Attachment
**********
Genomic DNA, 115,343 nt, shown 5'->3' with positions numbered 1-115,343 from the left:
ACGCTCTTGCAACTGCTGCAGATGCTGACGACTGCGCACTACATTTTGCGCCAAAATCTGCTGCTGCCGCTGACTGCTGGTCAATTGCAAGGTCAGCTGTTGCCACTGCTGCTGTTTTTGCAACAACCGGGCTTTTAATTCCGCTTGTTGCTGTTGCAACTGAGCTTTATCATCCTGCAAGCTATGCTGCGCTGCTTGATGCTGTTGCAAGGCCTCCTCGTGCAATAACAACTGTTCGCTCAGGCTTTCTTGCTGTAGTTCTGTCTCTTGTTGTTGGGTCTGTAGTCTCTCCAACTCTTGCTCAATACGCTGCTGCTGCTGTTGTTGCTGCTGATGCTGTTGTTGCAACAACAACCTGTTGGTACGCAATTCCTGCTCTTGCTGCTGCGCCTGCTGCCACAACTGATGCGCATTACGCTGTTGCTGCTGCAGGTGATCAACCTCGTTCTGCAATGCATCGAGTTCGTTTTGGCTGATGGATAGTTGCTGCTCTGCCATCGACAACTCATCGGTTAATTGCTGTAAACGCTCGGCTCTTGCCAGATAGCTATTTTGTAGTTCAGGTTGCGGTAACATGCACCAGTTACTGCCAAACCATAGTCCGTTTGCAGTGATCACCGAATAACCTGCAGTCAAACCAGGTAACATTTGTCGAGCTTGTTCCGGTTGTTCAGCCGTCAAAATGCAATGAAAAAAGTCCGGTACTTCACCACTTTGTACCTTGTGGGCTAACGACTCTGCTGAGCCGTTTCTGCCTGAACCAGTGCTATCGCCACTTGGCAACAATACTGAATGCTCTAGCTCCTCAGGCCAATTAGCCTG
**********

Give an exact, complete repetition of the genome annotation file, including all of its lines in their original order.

Genomic DNA, 115,343 nt, shown 5'->3' with positions numbered 1-115,343 from the left:
ACGCTCTTGCAACTGCTGCAGATGCTGACGACTGCGCACTACATTTTGCGCCAAAATCTGCTGCTGCCGCTGACTGCTGGTCAATTGCAAGGTCAGCTGTTGCCACTGCTGCTGTTTTTGCAACAACCGGGCTTTTAATTCCGCTTGTTGCTGTTGCAACTGAGCTTTATCATCCTGCAAGCTATGCTGCGCTGCTTGATGCTGTTGCAAGGCCTCCTCGTGCAATAACAACTGTTCGCTCAGGCTTTCTTGCTGTAGTTCTGTCTCTTGTTGTTGGGTCTGTAGTCTCTCCAACTCTTGCTCAATACGCTGCTGCTGCTGTTGTTGCTGCTGATGCTGTTGTTGCAACAACAACCTGTTGGTACGCAATTCCTGCTCTTGCTGCTGCGCCTGCTGCCACAACTGATGCGCATTACGCTGTTGCTGCTGCAGGTGATCAACCTCGTTCTGCAATGCATCGAGTTCGTTTTGGCTGATGGATAGTTGCTGCTCTGCCATCGACAACTCATCGGTTAATTGCTGTAAACGCTCGGCTCTTGCCAGATAGCTATTTTGTAGTTCAGGTTGCGGTAACATGCACCAGTTACTGCCAAACCATAGTCCGTTTGCAGTGATCACCGAATAACCTGCAGTCAAACCAGGTAACATTTGTCGAGCTTGTTCCGGTTGTTCAGCCGTCAAAATGCAATGAAAAAAGTCCGGTACTTCACCACTTTGTACCTTGTGGGCTAACGACTCTGCTGAGCCGTTTCTGCCTGAACCAGTGCTATCGCCACTTGGCAACAATACTGAATGCTCTAGCTCCTCAGGCCAATTAGCCTG